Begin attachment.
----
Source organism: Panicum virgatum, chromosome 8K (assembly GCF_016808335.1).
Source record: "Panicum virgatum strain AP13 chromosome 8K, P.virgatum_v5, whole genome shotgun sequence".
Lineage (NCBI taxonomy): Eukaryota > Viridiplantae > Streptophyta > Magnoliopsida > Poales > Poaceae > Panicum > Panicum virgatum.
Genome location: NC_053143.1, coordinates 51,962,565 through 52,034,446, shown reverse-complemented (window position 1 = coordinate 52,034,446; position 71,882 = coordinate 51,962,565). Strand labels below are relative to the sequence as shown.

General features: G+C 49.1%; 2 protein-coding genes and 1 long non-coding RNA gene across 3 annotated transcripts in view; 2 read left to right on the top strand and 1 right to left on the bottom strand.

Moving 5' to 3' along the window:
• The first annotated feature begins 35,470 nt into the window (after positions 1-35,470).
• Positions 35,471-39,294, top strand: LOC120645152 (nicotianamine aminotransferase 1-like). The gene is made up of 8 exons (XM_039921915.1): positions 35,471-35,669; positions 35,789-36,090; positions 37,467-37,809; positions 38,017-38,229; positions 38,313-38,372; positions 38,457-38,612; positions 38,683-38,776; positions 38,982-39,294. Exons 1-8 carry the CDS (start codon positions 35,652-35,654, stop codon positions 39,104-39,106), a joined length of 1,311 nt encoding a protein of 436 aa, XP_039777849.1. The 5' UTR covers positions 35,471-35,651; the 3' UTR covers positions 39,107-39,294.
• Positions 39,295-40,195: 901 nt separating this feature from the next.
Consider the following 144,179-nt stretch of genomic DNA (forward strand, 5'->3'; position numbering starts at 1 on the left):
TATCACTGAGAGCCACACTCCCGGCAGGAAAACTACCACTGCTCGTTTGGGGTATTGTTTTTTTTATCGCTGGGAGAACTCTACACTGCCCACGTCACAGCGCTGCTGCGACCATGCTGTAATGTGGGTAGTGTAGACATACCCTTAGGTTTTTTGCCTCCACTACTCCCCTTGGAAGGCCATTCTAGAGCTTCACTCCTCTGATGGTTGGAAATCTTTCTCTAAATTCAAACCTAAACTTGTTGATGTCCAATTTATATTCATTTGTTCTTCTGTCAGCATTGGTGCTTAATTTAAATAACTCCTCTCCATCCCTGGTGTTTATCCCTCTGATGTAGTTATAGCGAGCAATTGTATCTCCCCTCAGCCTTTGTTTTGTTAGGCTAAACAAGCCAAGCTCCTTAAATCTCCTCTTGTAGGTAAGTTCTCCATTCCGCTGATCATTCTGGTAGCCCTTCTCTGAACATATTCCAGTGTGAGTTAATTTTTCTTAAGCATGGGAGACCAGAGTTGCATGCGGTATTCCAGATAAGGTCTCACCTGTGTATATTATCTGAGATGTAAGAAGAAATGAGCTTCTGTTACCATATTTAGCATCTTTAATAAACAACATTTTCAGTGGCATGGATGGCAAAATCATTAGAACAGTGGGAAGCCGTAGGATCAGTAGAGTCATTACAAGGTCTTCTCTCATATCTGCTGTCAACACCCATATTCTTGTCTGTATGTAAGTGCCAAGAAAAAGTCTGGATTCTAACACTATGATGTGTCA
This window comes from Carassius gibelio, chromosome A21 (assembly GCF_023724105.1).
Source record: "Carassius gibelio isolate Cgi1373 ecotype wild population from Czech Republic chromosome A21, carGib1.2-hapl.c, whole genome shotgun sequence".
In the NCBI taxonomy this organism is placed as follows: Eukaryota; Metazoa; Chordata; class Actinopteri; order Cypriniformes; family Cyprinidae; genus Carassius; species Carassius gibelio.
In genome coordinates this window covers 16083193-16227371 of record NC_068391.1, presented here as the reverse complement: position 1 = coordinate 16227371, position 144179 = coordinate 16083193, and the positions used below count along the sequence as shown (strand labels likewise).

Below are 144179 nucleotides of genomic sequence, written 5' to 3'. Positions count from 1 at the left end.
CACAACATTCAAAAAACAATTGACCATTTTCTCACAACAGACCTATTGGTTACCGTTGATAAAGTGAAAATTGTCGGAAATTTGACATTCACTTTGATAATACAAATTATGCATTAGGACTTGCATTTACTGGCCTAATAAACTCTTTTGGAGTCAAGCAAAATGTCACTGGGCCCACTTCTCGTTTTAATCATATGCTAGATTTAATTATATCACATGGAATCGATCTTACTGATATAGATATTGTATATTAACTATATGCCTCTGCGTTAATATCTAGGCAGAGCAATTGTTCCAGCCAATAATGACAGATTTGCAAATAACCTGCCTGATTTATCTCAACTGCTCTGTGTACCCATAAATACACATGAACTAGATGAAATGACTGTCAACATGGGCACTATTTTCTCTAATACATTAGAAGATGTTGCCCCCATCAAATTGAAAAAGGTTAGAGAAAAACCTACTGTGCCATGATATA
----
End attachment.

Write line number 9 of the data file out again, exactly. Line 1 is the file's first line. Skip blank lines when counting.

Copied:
• Positions 39,295-40,195: 901 nt separating this feature from the next.